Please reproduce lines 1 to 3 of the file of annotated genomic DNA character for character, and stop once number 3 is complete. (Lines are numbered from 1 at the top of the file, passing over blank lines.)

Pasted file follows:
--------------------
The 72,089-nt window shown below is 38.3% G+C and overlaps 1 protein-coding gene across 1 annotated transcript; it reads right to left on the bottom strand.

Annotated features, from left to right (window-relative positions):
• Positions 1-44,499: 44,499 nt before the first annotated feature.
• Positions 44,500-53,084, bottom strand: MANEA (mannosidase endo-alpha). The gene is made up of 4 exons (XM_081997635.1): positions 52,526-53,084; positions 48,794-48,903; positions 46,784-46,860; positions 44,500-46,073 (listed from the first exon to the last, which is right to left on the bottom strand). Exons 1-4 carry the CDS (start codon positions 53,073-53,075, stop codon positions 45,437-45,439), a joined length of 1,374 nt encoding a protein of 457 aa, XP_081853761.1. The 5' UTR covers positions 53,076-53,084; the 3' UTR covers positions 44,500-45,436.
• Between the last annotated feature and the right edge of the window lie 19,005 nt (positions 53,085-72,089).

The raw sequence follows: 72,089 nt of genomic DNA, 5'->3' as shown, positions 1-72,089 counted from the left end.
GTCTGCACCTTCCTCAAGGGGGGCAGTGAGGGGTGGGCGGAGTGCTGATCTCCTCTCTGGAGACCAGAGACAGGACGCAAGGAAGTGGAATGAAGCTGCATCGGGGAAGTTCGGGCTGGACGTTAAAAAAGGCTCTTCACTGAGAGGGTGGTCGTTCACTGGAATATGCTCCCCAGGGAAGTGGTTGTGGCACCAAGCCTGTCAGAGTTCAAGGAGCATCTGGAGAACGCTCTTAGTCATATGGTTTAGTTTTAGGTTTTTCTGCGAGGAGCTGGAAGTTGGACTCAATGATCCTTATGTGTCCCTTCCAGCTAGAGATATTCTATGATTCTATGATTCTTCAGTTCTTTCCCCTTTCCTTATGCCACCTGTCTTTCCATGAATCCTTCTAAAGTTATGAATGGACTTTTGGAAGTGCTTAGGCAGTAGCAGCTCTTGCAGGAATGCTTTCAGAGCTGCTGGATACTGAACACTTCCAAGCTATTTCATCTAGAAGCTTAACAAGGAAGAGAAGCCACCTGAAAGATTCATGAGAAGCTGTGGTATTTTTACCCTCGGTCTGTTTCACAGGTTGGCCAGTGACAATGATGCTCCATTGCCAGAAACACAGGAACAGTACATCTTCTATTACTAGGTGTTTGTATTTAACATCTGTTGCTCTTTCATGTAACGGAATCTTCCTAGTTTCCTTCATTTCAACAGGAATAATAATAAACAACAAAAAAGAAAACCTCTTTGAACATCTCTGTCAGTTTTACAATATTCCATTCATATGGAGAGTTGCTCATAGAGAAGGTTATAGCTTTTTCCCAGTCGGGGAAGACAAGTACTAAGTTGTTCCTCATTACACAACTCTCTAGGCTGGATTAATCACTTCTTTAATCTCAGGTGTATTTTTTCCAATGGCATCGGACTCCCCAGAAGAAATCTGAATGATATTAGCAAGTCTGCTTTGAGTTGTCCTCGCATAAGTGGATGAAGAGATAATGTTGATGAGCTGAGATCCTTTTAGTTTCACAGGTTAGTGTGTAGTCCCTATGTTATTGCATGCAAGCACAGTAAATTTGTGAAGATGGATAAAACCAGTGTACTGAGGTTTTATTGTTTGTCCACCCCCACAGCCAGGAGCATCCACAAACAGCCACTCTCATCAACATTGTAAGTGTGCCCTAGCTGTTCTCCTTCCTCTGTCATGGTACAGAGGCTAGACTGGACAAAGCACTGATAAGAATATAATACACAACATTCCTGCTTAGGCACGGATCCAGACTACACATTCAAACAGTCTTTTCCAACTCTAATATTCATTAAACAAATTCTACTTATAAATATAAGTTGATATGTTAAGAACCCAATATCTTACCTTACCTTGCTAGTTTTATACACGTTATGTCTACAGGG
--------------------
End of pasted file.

The 72,089-nt window shown below is 38.3% G+C and overlaps 1 protein-coding gene across 1 annotated transcript; it reads right to left on the bottom strand.

Annotated features, from left to right (window-relative positions):
• Positions 1-44,499: 44,499 nt before the first annotated feature.